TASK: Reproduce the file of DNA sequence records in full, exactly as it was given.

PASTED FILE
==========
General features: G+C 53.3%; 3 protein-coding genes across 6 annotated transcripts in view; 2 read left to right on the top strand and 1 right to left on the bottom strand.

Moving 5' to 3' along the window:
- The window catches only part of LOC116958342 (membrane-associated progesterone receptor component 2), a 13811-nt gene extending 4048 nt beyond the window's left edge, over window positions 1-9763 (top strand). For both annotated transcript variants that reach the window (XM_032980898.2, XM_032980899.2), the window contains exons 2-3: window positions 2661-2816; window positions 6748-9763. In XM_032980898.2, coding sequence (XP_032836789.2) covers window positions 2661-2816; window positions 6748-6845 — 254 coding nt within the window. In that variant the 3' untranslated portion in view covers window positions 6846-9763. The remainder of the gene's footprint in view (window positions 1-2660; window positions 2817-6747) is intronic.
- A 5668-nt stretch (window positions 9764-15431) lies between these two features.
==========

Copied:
General features: G+C 53.3%; 3 protein-coding genes across 6 annotated transcripts in view; 2 read left to right on the top strand and 1 right to left on the bottom strand.

Moving 5' to 3' along the window:
- The window catches only part of LOC116958342 (membrane-associated progesterone receptor component 2), a 13811-nt gene extending 4048 nt beyond the window's left edge, over window positions 1-9763 (top strand). For both annotated transcript variants that reach the window (XM_032980898.2, XM_032980899.2), the window contains exons 2-3: window positions 2661-2816; window positions 6748-9763. In XM_032980898.2, coding sequence (XP_032836789.2) covers window positions 2661-2816; window positions 6748-6845 — 254 coding nt within the window. In that variant the 3' untranslated portion in view covers window positions 6846-9763. The remainder of the gene's footprint in view (window positions 1-2660; window positions 2817-6747) is intronic.
- A 5668-nt stretch (window positions 9764-15431) lies between these two features.